First Government-Owned Plant “Off the Island:” Florida’s Coal Plant Reality Show Heats Up

Who will be voted off the island next? Florida’s dwindling cast of coal plant survivors just lost two stalwart characters, government-owned St. Johns River Power Park Units 1 and 2. While this definitely refutes the new administration’s hopes for a coal revival, we are optimistic that JEA is the first of several Florida government agencies to finally give up on wasteful coal plants.

Washington agrees: let’s fix our infrastructure

Every so often, amidst partisan rancor, a glimmer of hope emerges where both sides want the same thing. In these rare instances, it’s an opportunity for all of those legislators who came to Washington to get things done to really get to work.

This just happened with infrastructure, and electricity transmission in particular.

Black History Month Energy Leaders Blog Series: Lynn Evans Becomes First African American Woman to Lead TVA Board

For the first time in its 83-year old history, the Tennessee Valley Authority (TVA) has an African-American woman leading its Board of Directors. It is also the first time someone from Memphis, which is home to TVA’s largest customer Memphis Light, Gas and Water (MLGW), has held the Board chair. V. Lynn Evans was named as the new TVA Board Chair after the former TVA Board Chair, Joe Ritch, ended his term on January 3, 2017. In these polarizing times, we celebrate the fact that one of our largest utilities in the Southeast has appointed a qualified leader like Ms. Evans – and broken with history by appointing a woman to Board chair for the first time. As one local Memphis publication put it – Ms. Evans is “a ‘first’ on three fronts.”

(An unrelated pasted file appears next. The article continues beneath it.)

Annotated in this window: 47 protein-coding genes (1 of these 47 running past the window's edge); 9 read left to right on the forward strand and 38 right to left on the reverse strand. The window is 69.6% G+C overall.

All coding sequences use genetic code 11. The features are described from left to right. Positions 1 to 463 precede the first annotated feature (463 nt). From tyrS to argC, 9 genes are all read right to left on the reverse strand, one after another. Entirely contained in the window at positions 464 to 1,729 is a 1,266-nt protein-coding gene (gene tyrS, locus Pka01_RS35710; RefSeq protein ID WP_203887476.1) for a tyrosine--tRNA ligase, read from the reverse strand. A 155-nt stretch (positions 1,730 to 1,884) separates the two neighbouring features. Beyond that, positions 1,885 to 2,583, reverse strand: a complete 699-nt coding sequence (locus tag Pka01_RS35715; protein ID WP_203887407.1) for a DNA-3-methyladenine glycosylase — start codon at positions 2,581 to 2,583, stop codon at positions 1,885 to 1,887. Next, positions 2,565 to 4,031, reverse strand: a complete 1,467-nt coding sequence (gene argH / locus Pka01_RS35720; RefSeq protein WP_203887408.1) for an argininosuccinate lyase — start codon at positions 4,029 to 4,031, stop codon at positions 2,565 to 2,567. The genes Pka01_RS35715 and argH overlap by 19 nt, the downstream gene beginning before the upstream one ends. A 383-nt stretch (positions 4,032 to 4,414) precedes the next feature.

How the Trump Administration and Congress Should Use Science to Govern

This blog is a guest post by Peter Frumhoff of the Union of Concerned Scientists. The original post ran here on November 30, 2016.

The election of Donald Trump raises many questions about the future role of science and evidence in policy making. Many of us are deeply troubled that some transition team members, senior administration officials and people nominated to head up federal agencies have a history of attacking scientists and misrepresenting science.